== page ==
The government's consultation on compensation for homeowners affected by the High Speed 2 (HS2) rail route was "so unfair as to be unlawful", a high court judge has found.
Mr Justice Ouseley rejected nine of the ten challenges against the HS2 plans but upheld one on the property compensation consultation.
The government has already announced it will not appeal the ruling and that the Department for Transport will hold another consultation without affecting the HS2 timetable.
"The government must now go back to the drawing board and rethink its approach to compensation," Hilary Wharf of High Speed 2 Action Alliance (HS2AA) said.
"There are many better compensation alternatives which would help all those up and down the country trapped by HS2."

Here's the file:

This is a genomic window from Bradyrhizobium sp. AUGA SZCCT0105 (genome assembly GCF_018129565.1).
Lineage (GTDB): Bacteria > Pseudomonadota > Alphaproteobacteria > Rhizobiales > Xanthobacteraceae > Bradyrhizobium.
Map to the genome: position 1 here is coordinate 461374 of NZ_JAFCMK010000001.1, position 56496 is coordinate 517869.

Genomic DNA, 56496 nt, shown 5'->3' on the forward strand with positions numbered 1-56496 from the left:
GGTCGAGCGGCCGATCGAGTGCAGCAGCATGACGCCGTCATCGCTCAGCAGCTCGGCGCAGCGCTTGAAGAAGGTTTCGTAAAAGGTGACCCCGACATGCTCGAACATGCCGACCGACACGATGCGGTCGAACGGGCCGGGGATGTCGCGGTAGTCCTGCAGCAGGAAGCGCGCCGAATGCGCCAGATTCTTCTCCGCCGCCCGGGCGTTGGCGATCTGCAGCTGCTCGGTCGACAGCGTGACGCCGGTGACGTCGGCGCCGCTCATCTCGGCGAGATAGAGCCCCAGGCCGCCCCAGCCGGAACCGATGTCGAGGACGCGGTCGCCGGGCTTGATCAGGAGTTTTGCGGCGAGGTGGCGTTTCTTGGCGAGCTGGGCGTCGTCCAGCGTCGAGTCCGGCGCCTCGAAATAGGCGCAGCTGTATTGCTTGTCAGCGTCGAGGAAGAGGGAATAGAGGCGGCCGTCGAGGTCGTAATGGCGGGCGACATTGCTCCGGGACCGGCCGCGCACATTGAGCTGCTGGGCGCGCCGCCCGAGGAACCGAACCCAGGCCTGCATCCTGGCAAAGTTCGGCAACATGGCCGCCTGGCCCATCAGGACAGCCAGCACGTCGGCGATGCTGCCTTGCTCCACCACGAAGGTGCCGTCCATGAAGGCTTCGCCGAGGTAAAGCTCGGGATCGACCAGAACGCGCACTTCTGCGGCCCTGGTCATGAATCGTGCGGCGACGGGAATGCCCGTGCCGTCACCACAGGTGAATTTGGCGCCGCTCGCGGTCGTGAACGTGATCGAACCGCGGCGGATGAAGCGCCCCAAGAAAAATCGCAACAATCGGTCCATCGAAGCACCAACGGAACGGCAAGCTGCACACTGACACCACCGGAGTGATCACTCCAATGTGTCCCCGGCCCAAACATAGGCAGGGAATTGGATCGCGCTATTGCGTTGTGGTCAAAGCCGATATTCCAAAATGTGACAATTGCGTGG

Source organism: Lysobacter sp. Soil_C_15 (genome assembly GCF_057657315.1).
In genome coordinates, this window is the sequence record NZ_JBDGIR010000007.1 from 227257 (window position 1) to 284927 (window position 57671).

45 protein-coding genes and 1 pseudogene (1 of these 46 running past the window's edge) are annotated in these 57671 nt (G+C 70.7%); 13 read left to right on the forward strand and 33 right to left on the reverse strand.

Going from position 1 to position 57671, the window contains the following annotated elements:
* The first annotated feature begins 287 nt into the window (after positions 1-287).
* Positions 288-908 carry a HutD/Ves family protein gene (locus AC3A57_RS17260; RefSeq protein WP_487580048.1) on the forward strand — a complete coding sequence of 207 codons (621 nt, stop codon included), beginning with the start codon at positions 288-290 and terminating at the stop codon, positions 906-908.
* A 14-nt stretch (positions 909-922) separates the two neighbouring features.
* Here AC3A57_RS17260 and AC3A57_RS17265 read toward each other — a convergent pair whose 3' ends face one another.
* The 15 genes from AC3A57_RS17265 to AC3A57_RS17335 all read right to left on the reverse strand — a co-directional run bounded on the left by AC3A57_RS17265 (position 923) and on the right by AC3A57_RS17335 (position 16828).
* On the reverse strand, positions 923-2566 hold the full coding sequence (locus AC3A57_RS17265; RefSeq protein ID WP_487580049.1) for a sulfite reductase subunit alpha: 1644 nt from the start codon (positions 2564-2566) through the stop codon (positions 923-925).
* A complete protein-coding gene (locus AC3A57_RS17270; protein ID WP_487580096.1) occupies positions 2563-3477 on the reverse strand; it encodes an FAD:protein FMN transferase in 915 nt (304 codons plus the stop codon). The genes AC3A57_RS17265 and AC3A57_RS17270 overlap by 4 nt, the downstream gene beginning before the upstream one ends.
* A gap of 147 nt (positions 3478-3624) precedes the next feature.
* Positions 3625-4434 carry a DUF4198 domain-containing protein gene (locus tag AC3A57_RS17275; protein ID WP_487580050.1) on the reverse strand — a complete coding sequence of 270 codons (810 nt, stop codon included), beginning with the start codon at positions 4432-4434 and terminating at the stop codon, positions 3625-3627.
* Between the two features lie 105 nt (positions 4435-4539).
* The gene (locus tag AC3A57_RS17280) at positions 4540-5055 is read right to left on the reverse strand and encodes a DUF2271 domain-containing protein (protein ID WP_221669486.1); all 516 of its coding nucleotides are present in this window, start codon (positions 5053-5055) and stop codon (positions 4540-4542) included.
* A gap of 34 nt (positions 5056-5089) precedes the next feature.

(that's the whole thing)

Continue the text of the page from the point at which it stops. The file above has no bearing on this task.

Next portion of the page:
About 172,000 properties lie within 0.6 miles (1km) of the first phase. They are expected to face so-called 'HS2 blight', as their value is hammered by the project.
"It is right that this vital infrastructure project can now proceed once ministers have re-run the part of the consultation that they botched," shadow transport secretary Maria Eagle said.
"We've now had nearly three years of dither and delay over HS2 which must now come to an end. It is vital that the government now gets on with introducing the necessary legislation to make this scheme a reality on the ground."
Four protest groups brought the five judicial reviews. The judge rejected the argument the line breached European environmental regulations.